Apollo Magazine

The rise, fall, and rise of Battersea Power Station

For all its fame, Giles Gilbert Scott's 'temple of power' in Battersea has had a chequered and difficult history. Is its future finally secure?

The rise and fall and rise of Battersea Power Station. Apollo magazine.

It seems fitting that Apple, the biggest brand on the planet, should announce that its new London headquarters will be at Battersea Power Station, the original ‘temple of power.’ The company’s apparent ambition to blend utility with beauty would certainly describe architect Giles Gilbert Scott’s approach to the design of Battersea. But for all its fame the south bank monument has had a chequered and difficult history.

The power station was conceived in a cloud of controversy – who would want a polluting eyesore in the low-rise cityscape of 1920s west London? Surely it would damage paintings in the nearby Tate Gallery, endanger health, or blacken London’s buildings with coal-smoke. Even the Archbishop of Canterbury waded into the debate, which eventually reached the House of Commons. In the end London’s burgeoning need for reliable energy at scale presided, and by the late 1940s Battersea was the third largest power station in the country. Health and pollution issues were largely addressed by adopting the latest ‘gas-washing’ technologies, while the heavyweight ‘architect of the exterior’, Scott, was brought in to enhance James Halliday’s original designs to assuage public response to the building being ugly.

Battersea Power Station. © Miguel Santa Clara

Together they created a new style that was to set a benchmark for other functional buildings from the 1930s onwards. For the first time beauty and a contemporary aesthetic became important design considerations in an industrial building: Scott chose the best materials, creating an envelope made from specially-selected Blockley bricks from Worcestershire and sand-coloured mortar to hide the structural steel frame. He added bold design elements in a deliberately sparse and simple façade, complemented by narrow vertical windows and pilasters to create a ‘Jazz Modern’ effect. The crowning glory, and defining motif, is of course the chimneys, each built on an elegant stepped pedestal to emulate fluted Doric columns, inspired by classical Rome. Inside, Halliday went to town to create an astonishing Art Deco interior, installing polished terrazzo parquet floors, walls lined with grey ‘Ribbon Napoleon’ and black Belgian marble, wrought iron staircases, walnut veneer furniture, Holophane light fittings and bronzed doors.

Unlike nearby Lots Road Power Station, which was described as ‘an elephant lying on its back with its four legs in the air’, Battersea soon turned from architectural liability to a cherished asset of the Thames skyline. In 1939 it was voted the second favourite modern building in Britain (after Peter Jones in nearby Sloane Square) in The Architectural Review, and others rated it equal to St Paul’s as an iconic London landmark. The interiors became a visitor attraction in their own right, whilst the exterior quickly became a familiar 20th-century cultural reference: it memorably starred on the cover of Pink Floyd’s Animals album in 1977, as well as featuring in the movie Help! by the Beatles (1965), and on albums by Morrissey, The Who and Muse, among others.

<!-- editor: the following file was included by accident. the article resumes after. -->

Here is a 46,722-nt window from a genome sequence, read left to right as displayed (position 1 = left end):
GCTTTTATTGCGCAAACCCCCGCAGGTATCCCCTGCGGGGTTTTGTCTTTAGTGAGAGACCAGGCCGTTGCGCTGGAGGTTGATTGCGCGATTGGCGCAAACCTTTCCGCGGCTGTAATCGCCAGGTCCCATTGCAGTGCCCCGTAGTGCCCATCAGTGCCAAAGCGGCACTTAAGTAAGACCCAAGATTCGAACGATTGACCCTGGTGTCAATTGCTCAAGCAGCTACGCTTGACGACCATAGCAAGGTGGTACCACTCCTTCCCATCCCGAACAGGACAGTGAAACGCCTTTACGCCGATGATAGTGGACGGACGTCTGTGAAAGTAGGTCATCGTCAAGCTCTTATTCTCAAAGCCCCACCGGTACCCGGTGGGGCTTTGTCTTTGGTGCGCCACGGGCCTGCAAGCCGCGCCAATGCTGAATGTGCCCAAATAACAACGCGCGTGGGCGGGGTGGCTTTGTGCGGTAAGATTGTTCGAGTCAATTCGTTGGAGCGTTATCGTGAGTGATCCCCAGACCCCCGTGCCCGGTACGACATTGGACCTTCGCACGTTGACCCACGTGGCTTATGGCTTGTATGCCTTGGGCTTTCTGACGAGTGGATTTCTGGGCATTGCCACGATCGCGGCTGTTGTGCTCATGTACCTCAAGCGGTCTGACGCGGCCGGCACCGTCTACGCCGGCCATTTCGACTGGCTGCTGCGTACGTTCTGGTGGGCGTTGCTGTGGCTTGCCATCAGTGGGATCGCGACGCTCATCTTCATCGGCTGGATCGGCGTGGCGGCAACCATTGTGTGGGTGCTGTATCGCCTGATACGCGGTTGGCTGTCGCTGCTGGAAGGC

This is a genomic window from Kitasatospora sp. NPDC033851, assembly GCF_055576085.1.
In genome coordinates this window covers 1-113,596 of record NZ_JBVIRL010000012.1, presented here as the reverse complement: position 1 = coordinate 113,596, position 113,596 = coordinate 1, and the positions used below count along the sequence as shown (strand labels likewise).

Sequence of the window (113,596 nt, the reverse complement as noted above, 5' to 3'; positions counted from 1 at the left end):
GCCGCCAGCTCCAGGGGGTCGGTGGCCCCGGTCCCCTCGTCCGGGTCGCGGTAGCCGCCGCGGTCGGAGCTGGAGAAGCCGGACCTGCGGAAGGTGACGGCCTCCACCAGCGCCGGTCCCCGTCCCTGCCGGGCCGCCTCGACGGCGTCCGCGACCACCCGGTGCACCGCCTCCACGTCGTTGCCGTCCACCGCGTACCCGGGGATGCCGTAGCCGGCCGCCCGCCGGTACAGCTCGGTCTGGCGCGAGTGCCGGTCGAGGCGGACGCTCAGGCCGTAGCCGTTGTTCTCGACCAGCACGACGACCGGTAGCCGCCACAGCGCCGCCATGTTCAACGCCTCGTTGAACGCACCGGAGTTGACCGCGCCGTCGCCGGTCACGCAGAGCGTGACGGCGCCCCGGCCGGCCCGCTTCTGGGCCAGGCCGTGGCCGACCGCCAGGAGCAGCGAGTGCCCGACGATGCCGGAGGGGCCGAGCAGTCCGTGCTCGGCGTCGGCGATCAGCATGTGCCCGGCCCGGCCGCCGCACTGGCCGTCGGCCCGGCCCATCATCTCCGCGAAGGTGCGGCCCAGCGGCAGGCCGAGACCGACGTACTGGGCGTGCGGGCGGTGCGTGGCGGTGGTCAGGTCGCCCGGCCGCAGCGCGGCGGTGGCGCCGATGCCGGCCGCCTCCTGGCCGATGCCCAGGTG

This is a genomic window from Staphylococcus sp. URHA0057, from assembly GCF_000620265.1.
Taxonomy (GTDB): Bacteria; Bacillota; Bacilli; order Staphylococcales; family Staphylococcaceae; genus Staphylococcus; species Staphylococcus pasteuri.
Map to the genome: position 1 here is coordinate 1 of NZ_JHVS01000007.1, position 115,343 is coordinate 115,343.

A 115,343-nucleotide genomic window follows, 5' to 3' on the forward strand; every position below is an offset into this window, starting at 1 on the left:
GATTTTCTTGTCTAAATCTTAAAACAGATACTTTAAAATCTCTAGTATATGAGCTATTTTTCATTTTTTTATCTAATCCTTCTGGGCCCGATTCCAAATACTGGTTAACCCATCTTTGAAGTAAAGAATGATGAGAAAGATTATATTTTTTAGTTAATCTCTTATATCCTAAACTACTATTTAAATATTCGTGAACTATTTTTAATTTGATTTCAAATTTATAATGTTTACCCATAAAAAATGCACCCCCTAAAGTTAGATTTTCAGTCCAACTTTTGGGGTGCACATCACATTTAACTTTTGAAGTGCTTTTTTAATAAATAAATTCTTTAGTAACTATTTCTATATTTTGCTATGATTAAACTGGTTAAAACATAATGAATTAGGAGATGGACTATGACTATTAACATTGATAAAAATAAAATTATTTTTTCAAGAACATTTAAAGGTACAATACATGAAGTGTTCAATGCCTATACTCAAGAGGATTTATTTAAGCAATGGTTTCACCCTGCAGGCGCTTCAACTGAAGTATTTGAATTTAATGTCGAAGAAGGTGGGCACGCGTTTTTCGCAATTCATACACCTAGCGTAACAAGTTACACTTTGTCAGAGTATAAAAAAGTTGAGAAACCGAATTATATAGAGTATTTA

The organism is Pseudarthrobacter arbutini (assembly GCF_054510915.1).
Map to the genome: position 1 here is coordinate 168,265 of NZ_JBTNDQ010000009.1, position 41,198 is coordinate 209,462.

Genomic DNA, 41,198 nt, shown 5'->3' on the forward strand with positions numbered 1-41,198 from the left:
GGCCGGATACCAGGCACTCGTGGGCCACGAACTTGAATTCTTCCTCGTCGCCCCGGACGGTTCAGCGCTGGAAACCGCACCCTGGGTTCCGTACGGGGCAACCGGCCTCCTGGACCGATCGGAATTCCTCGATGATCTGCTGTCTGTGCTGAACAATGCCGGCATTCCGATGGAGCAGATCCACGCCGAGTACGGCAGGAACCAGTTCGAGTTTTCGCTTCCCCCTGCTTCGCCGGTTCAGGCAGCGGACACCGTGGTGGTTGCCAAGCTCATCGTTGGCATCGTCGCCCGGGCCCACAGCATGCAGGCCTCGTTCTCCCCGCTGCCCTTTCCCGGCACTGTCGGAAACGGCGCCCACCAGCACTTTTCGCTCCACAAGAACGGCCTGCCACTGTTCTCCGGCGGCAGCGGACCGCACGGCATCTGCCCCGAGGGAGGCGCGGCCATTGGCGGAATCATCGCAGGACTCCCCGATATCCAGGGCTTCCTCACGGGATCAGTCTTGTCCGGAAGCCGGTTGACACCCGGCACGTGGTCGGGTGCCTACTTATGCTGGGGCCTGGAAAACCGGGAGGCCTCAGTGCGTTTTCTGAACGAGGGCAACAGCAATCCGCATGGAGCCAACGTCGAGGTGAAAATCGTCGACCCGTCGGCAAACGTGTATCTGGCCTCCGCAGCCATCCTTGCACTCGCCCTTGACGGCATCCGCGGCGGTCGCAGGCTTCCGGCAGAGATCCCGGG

Intriguingly, the classic four-chimney silhouette was not created until the 1950s, when Battersea doubled in size – originally it comprised two chimneys, on a long axis perpendicular to the Thames.

The place has struggled to find a new use since the Central Electricity Generating Board decommissioned it in 1983. Demolition has been averted on more than one occasion. In 1986 a scheme to turn it into Europe’s largest leisure complex with amusements, rides and an ice-rink anticipated over 6.2m visitors by 2000. But work stopped in 1989, by which time the central boiler house at the heart of the site had been removed, leaving a roofless hole, exposed to the rain, wind and cold of London’s weather.

Twenty years of increasing dereliction and indecision followed, at which point World Monuments Fund placed Battersea on its 2004 watch list for sites at risk across the world, joining a plethora of national and local voices anxious to ensure that the power station would survive the 21st century. Finally, a viable solution appears to be found, albeit one that raises legitimate concerns that the building will be crowded out by the large enabling developments that will surround it.

Giles Gilbert Scott made his name through church and civic architecture, and was responsible for designing Liverpool’s Anglican Cathedral and the red telephone box. Battersea was his first power station, and led to several others. In a neat piece of symmetry, his last was Bankside, completed in the year of his death. Bankside has, of course, been reinvented successfully as Tate Modern – from temple of power to cathedral of art. Let’s hope that Apple’s move to Battersea will herald a new lease of life for this extraordinary piece of modern heritage.

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